The Montreal Convention (convention), formally known as the Convention for the Unification of Certain Rules for International Carriage, is a treaty adopted by a diplomatic meeting of the International Civil Aviation Organization (ICAO) member states in 1999.
The convention amended important provisions of the Warsaw Convention’s articles regulating compensation for the victims of air disasters. It reestablished urgently needed uniformity and predictability of rules relating to the international carriage of passengers, baggage, and cargo. The Montreal Convention supersedes and replaces the earlier Warsaw Convention[i].
In a famous case, the court held that “the Montreal Convention is a treaty of the U.S which governs the rights and liabilities of international air carriers and passengers[ii]”.
The convention governs the rights and liabilities of international air carriers and passengers. Like the Warsaw Convention, the Montreal Convention has been construed as having a complete preemptive effect over all claims within its scope. Courts interpreting the Montreal Convention rely on cases interpreting similar provisions of the Warsaw Convention[iii].
Article 1(1) of the convention states that the convention covers all international carriage of persons, baggage, or cargo performed by aircraft for reward. Article 17 of the convention covers the liability for personal injury. It provides that a “carrier is liable for damage sustained in case of death or bodily injury of a passenger upon condition only that the accident which caused the death or injury took place on board the aircraft or in the course of any of the operations of embarking or disembarking[iv].”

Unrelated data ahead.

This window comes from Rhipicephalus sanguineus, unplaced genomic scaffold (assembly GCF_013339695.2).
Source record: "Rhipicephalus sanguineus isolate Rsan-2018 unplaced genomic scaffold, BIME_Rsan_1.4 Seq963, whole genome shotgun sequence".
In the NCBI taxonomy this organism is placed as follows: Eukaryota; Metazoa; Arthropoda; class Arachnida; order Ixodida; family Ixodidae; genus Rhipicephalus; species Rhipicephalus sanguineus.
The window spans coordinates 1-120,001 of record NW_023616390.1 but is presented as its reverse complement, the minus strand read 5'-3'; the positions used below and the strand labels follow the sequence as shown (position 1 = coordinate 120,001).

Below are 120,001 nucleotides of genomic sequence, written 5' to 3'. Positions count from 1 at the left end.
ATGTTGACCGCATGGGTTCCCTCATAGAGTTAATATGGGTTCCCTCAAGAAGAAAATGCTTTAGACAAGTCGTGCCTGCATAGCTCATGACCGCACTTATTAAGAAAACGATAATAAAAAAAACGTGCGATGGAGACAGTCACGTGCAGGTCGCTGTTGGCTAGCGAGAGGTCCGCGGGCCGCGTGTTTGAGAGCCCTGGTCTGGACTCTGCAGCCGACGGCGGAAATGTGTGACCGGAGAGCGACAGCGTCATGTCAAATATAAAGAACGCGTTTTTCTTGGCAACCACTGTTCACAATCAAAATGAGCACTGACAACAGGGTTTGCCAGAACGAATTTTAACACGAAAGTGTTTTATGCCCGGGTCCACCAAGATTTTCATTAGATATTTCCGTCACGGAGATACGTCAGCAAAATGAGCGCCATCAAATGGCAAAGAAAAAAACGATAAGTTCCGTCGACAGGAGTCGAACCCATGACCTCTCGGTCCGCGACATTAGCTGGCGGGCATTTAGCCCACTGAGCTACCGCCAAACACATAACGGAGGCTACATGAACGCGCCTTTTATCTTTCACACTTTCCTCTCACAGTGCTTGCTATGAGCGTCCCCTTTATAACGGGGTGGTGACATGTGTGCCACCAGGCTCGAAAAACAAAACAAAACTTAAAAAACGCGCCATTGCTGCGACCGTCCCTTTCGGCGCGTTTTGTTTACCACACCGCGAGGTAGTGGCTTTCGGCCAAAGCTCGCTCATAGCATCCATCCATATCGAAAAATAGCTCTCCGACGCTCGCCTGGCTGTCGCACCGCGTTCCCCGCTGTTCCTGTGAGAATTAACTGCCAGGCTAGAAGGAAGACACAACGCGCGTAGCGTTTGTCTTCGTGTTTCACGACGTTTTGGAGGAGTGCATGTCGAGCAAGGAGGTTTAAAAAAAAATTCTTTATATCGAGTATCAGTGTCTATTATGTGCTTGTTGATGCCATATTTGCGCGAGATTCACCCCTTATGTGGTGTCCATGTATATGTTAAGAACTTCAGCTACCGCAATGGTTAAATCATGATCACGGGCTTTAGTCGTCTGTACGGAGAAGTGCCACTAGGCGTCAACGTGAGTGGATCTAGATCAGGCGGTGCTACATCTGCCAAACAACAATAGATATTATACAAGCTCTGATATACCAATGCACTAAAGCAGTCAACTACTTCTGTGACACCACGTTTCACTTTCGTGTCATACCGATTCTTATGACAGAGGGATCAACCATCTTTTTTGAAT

The convention sets out airlines’ liabilities for passengers and their baggage. The convention covers liability for:
- death or injury to passengers;
- delay, and
- baggage (loss, damage, or delay).
According to the convention, air carriers are strictly liable for proven damages up to a specified limit. The convention was brought about mainly to amend liabilities to be paid to families for death or injury whilst on board an aircraft. It allows the victim or their families to sue foreign carriers where they maintain their principal residence, and requires all air carriers to carry liability insurance. The convention changes and generally increases the maximum liability of airlines for lost baggage.
The Montreal Convention, like the Warsaw Convention bars claim outside its terms for personal injury suffered on board an aircraft or in the course of any of the operations of embarking or disembarking[v].
[i] Sompo Japan Ins., Inc. v. Nippon Cargo Airlines Co., 522 F.3d 776, 779 (7th Cir. Ill. 2008).
[ii] Schaefer-Condulmari v. US Airways Group, Inc., 2009 U.S. Dist. LEXIS 114723 (E.D. Pa. Dec. 8, 2009).
[iii] Berson v. Delta Air Lines, Lines, 2010 Conn. Super. LEXIS 2089 (Conn. Super. Ct. 2010).
[iv] Schaefer-Condulmari v. US Airways Group, Inc., 2009 U.S. Dist. LEXIS 114723, 10-11 (E.D. Pa. Dec. 8, 2009).